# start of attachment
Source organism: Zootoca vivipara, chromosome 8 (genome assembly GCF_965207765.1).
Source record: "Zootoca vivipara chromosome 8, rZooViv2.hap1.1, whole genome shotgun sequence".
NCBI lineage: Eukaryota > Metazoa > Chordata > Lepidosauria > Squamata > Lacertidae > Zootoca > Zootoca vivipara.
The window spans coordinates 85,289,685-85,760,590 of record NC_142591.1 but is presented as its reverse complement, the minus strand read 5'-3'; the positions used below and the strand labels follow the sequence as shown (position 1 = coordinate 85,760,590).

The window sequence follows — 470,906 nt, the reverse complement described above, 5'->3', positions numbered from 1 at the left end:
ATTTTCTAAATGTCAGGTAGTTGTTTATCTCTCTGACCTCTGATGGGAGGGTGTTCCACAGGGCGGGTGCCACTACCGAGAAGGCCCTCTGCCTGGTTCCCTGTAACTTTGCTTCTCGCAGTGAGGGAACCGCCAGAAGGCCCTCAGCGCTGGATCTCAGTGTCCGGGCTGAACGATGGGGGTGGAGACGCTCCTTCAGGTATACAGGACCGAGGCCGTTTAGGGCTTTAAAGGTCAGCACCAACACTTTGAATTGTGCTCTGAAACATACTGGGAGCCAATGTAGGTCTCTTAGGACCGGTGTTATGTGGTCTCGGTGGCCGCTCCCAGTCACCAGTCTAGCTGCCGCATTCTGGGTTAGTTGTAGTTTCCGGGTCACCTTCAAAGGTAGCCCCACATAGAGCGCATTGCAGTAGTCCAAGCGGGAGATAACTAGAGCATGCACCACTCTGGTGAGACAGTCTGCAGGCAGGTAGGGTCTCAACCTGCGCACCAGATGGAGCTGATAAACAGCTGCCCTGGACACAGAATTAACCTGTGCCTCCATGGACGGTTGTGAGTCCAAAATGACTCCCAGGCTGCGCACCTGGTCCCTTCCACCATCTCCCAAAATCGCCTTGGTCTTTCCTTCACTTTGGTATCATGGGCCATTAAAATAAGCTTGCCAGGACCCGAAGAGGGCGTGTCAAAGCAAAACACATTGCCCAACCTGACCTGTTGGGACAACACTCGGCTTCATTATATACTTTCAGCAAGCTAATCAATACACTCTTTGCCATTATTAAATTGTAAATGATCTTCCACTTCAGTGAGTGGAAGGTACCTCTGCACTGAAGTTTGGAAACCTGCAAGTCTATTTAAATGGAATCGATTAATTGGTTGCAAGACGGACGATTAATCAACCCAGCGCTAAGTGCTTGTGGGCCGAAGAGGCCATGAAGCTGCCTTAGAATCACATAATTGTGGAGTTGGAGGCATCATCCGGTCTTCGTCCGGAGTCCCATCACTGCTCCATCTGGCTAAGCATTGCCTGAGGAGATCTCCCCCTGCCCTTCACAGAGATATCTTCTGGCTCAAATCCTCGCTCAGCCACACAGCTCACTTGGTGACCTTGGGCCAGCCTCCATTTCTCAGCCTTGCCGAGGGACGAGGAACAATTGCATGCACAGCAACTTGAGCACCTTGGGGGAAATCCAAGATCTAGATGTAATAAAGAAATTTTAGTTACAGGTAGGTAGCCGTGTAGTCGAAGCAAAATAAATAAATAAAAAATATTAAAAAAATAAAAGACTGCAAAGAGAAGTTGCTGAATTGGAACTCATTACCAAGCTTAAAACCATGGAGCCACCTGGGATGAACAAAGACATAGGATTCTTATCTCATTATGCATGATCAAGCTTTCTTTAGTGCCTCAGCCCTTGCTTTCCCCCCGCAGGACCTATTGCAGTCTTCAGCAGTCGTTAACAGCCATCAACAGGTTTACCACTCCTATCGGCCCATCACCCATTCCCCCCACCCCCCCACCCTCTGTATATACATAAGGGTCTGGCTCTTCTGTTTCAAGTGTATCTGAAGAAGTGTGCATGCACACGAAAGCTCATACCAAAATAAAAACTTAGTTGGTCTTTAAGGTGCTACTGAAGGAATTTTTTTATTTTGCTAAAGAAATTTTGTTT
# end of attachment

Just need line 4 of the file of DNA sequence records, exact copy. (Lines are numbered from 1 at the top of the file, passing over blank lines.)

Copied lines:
The window spans coordinates 85,289,685-85,760,590 of record NC_142591.1 but is presented as its reverse complement, the minus strand read 5'-3'; the positions used below and the strand labels follow the sequence as shown (position 1 = coordinate 85,760,590).